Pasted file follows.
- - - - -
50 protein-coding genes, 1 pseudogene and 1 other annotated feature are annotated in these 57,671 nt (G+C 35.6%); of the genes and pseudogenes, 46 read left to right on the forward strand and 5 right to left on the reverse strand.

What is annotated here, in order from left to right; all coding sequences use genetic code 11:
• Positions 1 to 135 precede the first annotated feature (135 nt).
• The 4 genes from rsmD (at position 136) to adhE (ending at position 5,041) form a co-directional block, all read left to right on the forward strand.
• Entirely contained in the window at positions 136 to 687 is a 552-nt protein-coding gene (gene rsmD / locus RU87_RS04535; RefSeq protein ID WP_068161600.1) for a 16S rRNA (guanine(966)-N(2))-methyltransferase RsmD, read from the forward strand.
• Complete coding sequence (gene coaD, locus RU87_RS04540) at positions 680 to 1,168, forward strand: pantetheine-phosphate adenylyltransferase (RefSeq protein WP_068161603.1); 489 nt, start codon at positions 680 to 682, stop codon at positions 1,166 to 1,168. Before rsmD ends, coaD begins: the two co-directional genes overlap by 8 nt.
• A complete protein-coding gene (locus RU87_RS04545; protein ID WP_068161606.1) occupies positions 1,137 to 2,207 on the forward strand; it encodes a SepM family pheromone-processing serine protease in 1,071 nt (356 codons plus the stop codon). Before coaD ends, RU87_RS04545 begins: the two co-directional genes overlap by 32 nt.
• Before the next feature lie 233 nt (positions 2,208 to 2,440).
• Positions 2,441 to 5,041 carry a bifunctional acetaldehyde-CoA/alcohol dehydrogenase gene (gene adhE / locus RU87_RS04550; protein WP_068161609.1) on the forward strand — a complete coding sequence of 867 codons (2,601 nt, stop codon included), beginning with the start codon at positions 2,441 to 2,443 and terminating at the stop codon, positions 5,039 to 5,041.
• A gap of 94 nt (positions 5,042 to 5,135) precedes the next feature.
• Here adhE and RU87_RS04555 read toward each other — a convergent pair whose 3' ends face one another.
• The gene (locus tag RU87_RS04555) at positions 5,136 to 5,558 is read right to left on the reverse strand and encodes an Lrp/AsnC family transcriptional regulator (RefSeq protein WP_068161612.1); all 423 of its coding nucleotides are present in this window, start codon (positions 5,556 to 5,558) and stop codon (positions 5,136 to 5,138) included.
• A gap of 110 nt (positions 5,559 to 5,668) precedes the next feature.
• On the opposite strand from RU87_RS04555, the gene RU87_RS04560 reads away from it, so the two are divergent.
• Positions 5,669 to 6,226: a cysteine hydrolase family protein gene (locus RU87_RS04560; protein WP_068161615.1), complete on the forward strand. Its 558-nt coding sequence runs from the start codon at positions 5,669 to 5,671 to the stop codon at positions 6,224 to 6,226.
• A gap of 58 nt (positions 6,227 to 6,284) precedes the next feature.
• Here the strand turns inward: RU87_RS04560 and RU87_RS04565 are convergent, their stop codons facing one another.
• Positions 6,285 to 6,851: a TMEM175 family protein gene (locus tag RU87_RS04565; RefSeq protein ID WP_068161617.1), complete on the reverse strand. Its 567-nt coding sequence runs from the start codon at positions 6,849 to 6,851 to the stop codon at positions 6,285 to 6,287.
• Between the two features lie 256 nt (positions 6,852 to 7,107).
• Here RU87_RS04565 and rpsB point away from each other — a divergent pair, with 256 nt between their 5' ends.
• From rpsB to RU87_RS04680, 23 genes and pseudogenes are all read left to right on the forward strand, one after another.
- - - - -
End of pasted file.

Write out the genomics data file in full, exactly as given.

50 protein-coding genes, 1 pseudogene and 1 other annotated feature are annotated in these 57,671 nt (G+C 35.6%); of the genes and pseudogenes, 46 read left to right on the forward strand and 5 right to left on the reverse strand.

What is annotated here, in order from left to right; all coding sequences use genetic code 11:
• Positions 1 to 135 precede the first annotated feature (135 nt).
• The 4 genes from rsmD (at position 136) to adhE (ending at position 5,041) form a co-directional block, all read left to right on the forward strand.
• Entirely contained in the window at positions 136 to 687 is a 552-nt protein-coding gene (gene rsmD / locus RU87_RS04535; RefSeq protein ID WP_068161600.1) for a 16S rRNA (guanine(966)-N(2))-methyltransferase RsmD, read from the forward strand.
• Complete coding sequence (gene coaD, locus RU87_RS04540) at positions 680 to 1,168, forward strand: pantetheine-phosphate adenylyltransferase (RefSeq protein WP_068161603.1); 489 nt, start codon at positions 680 to 682, stop codon at positions 1,166 to 1,168. Before rsmD ends, coaD begins: the two co-directional genes overlap by 8 nt.
• A complete protein-coding gene (locus RU87_RS04545; protein ID WP_068161606.1) occupies positions 1,137 to 2,207 on the forward strand; it encodes a SepM family pheromone-processing serine protease in 1,071 nt (356 codons plus the stop codon). Before coaD ends, RU87_RS04545 begins: the two co-directional genes overlap by 32 nt.
• Before the next feature lie 233 nt (positions 2,208 to 2,440).
• Positions 2,441 to 5,041 carry a bifunctional acetaldehyde-CoA/alcohol dehydrogenase gene (gene adhE / locus RU87_RS04550; protein WP_068161609.1) on the forward strand — a complete coding sequence of 867 codons (2,601 nt, stop codon included), beginning with the start codon at positions 2,441 to 2,443 and terminating at the stop codon, positions 5,039 to 5,041.
• A gap of 94 nt (positions 5,042 to 5,135) precedes the next feature.
• Here adhE and RU87_RS04555 read toward each other — a convergent pair whose 3' ends face one another.
• The gene (locus tag RU87_RS04555) at positions 5,136 to 5,558 is read right to left on the reverse strand and encodes an Lrp/AsnC family transcriptional regulator (RefSeq protein WP_068161612.1); all 423 of its coding nucleotides are present in this window, start codon (positions 5,556 to 5,558) and stop codon (positions 5,136 to 5,138) included.
• A gap of 110 nt (positions 5,559 to 5,668) precedes the next feature.
• On the opposite strand from RU87_RS04555, the gene RU87_RS04560 reads away from it, so the two are divergent.
• Positions 5,669 to 6,226: a cysteine hydrolase family protein gene (locus RU87_RS04560; protein WP_068161615.1), complete on the forward strand. Its 558-nt coding sequence runs from the start codon at positions 5,669 to 5,671 to the stop codon at positions 6,224 to 6,226.
• A gap of 58 nt (positions 6,227 to 6,284) precedes the next feature.
• Here the strand turns inward: RU87_RS04560 and RU87_RS04565 are convergent, their stop codons facing one another.
• Positions 6,285 to 6,851: a TMEM175 family protein gene (locus tag RU87_RS04565; RefSeq protein ID WP_068161617.1), complete on the reverse strand. Its 567-nt coding sequence runs from the start codon at positions 6,849 to 6,851 to the stop codon at positions 6,285 to 6,287.
• Between the two features lie 256 nt (positions 6,852 to 7,107).
• Here RU87_RS04565 and rpsB point away from each other — a divergent pair, with 256 nt between their 5' ends.
• From rpsB to RU87_RS04680, 23 genes and pseudogenes are all read left to right on the forward strand, one after another.